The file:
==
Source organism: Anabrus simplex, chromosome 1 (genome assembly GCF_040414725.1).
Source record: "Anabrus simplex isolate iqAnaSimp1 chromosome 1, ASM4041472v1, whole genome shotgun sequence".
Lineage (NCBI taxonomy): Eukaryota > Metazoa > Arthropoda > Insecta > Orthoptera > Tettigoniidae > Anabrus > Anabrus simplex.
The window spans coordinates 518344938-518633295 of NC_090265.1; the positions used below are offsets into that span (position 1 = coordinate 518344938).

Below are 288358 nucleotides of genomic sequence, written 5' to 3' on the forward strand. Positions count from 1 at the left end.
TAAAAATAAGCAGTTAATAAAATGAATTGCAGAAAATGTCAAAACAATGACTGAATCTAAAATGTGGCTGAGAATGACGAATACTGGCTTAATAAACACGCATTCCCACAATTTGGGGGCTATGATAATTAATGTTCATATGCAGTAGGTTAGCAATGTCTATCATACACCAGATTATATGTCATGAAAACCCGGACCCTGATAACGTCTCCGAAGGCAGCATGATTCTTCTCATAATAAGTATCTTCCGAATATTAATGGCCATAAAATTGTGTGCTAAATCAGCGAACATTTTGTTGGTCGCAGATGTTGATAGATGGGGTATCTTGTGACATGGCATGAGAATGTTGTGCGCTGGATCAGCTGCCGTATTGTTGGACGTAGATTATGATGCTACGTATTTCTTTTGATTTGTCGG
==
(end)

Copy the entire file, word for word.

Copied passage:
Source organism: Anabrus simplex, chromosome 1 (genome assembly GCF_040414725.1).
Source record: "Anabrus simplex isolate iqAnaSimp1 chromosome 1, ASM4041472v1, whole genome shotgun sequence".
Lineage (NCBI taxonomy): Eukaryota > Metazoa > Arthropoda > Insecta > Orthoptera > Tettigoniidae > Anabrus > Anabrus simplex.
The window spans coordinates 518344938-518633295 of NC_090265.1; the positions used below are offsets into that span (position 1 = coordinate 518344938).

Below are 288358 nucleotides of genomic sequence, written 5' to 3' on the forward strand. Positions count from 1 at the left end.
TAAAAATAAGCAGTTAATAAAATGAATTGCAGAAAATGTCAAAACAATGACTGAATCTAAAATGTGGCTGAGAATGACGAATACTGGCTTAATAAACACGCATTCCCACAATTTGGGGGCTATGATAATTAATGTTCATATGCAGTAGGTTAGCAATGTCTATCATACACCAGATTATATGTCATGAAAACCCGGACCCTGATAACGTCTCCGAAGGCAGCATGATTCTTCTCATAATAAGTATCTTCCGAATATTAATGGCCATAAAATTGTGTGCTAAATCAGCGAACATTTTGTTGGTCGCAGATGTTGATAGATGGGGTATCTTGTGACATGGCATGAGAATGTTGTGCGCTGGATCAGCTGCCGTATTGTTGGACGTAGATTATGATGCTACGTATTTCTTTTGATTTGTCGG